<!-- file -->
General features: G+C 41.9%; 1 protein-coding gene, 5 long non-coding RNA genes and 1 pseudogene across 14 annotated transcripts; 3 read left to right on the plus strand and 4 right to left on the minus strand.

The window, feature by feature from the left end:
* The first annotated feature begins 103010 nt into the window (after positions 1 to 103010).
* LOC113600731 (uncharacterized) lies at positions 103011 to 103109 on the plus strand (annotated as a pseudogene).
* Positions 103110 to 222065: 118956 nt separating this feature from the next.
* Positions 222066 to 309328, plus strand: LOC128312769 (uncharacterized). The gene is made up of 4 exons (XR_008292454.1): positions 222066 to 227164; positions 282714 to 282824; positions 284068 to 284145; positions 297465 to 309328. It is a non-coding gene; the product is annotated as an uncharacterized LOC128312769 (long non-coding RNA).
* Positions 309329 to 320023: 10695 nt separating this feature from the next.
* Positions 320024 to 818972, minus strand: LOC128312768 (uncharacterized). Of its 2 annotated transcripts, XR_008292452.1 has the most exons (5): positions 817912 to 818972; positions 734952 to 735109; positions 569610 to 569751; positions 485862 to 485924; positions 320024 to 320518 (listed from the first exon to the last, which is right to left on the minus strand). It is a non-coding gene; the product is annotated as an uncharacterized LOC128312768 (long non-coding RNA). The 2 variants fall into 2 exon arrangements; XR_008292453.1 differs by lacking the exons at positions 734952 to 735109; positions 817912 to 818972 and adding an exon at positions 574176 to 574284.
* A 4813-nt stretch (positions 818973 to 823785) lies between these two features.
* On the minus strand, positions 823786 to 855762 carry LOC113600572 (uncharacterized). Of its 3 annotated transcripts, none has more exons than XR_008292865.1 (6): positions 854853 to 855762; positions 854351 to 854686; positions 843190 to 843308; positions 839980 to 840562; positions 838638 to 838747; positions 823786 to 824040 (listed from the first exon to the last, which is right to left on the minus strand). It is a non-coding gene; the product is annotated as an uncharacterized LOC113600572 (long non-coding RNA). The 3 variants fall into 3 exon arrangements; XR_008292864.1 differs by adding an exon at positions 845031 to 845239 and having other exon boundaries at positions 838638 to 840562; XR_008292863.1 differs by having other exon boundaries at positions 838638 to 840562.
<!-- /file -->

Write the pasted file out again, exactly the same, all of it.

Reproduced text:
General features: G+C 41.9%; 1 protein-coding gene, 5 long non-coding RNA genes and 1 pseudogene across 14 annotated transcripts; 3 read left to right on the plus strand and 4 right to left on the minus strand.

The window, feature by feature from the left end:
* The first annotated feature begins 103010 nt into the window (after positions 1 to 103010).
* LOC113600731 (uncharacterized) lies at positions 103011 to 103109 on the plus strand (annotated as a pseudogene).
* Positions 103110 to 222065: 118956 nt separating this feature from the next.
* Positions 222066 to 309328, plus strand: LOC128312769 (uncharacterized). The gene is made up of 4 exons (XR_008292454.1): positions 222066 to 227164; positions 282714 to 282824; positions 284068 to 284145; positions 297465 to 309328. It is a non-coding gene; the product is annotated as an uncharacterized LOC128312769 (long non-coding RNA).
* Positions 309329 to 320023: 10695 nt separating this feature from the next.
* Positions 320024 to 818972, minus strand: LOC128312768 (uncharacterized). Of its 2 annotated transcripts, XR_008292452.1 has the most exons (5): positions 817912 to 818972; positions 734952 to 735109; positions 569610 to 569751; positions 485862 to 485924; positions 320024 to 320518 (listed from the first exon to the last, which is right to left on the minus strand). It is a non-coding gene; the product is annotated as an uncharacterized LOC128312768 (long non-coding RNA). The 2 variants fall into 2 exon arrangements; XR_008292453.1 differs by lacking the exons at positions 734952 to 735109; positions 817912 to 818972 and adding an exon at positions 574176 to 574284.
* A 4813-nt stretch (positions 818973 to 823785) lies between these two features.
* On the minus strand, positions 823786 to 855762 carry LOC113600572 (uncharacterized). Of its 3 annotated transcripts, none has more exons than XR_008292865.1 (6): positions 854853 to 855762; positions 854351 to 854686; positions 843190 to 843308; positions 839980 to 840562; positions 838638 to 838747; positions 823786 to 824040 (listed from the first exon to the last, which is right to left on the minus strand). It is a non-coding gene; the product is annotated as an uncharacterized LOC113600572 (long non-coding RNA). The 3 variants fall into 3 exon arrangements; XR_008292864.1 differs by adding an exon at positions 845031 to 845239 and having other exon boundaries at positions 838638 to 840562; XR_008292863.1 differs by having other exon boundaries at positions 838638 to 840562.